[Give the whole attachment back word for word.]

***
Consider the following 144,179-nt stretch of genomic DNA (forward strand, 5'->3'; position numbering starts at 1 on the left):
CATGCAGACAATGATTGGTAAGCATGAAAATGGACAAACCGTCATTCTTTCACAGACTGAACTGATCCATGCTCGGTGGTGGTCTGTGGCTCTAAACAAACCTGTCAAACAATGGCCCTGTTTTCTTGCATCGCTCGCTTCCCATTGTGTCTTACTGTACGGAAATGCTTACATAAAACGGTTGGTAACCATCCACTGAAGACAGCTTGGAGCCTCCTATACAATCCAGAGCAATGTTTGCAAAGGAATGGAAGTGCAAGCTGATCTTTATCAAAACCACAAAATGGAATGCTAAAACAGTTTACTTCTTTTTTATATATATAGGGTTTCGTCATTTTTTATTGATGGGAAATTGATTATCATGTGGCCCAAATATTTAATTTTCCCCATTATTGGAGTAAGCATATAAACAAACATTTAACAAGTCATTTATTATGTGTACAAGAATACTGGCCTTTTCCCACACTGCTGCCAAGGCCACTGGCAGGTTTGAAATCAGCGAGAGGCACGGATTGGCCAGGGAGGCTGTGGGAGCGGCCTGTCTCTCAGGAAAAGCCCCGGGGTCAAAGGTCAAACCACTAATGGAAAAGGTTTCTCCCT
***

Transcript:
Consider the following 144,179-nt stretch of genomic DNA (forward strand, 5'->3'; position numbering starts at 1 on the left):
CATGCAGACAATGATTGGTAAGCATGAAAATGGACAAACCGTCATTCTTTCACAGACTGAACTGATCCATGCTCGGTGGTGGTCTGTGGCTCTAAACAAACCTGTCAAACAATGGCCCTGTTTTCTTGCATCGCTCGCTTCCCATTGTGTCTTACTGTACGGAAATGCTTACATAAAACGGTTGGTAACCATCCACTGAAGACAGCTTGGAGCCTCCTATACAATCCAGAGCAATGTTTGCAAAGGAATGGAAGTGCAAGCTGATCTTTATCAAAACCACAAAATGGAATGCTAAAACAGTTTACTTCTTTTTTATATATATAGGGTTTCGTCATTTTTTATTGATGGGAAATTGATTATCATGTGGCCCAAATATTTAATTTTCCCCATTATTGGAGTAAGCATATAAACAAACATTTAACAAGTCATTTATTATGTGTACAAGAATACTGGCCTTTTCCCACACTGCTGCCAAGGCCACTGGCAGGTTTGAAATCAGCGAGAGGCACGGATTGGCCAGGGAGGCTGTGGGAGCGGCCTGTCTCTCAGGAAAAGCCCCGGGGTCAAAGGTCAAACCACTAATGGAAAAGGTTTCTCCCT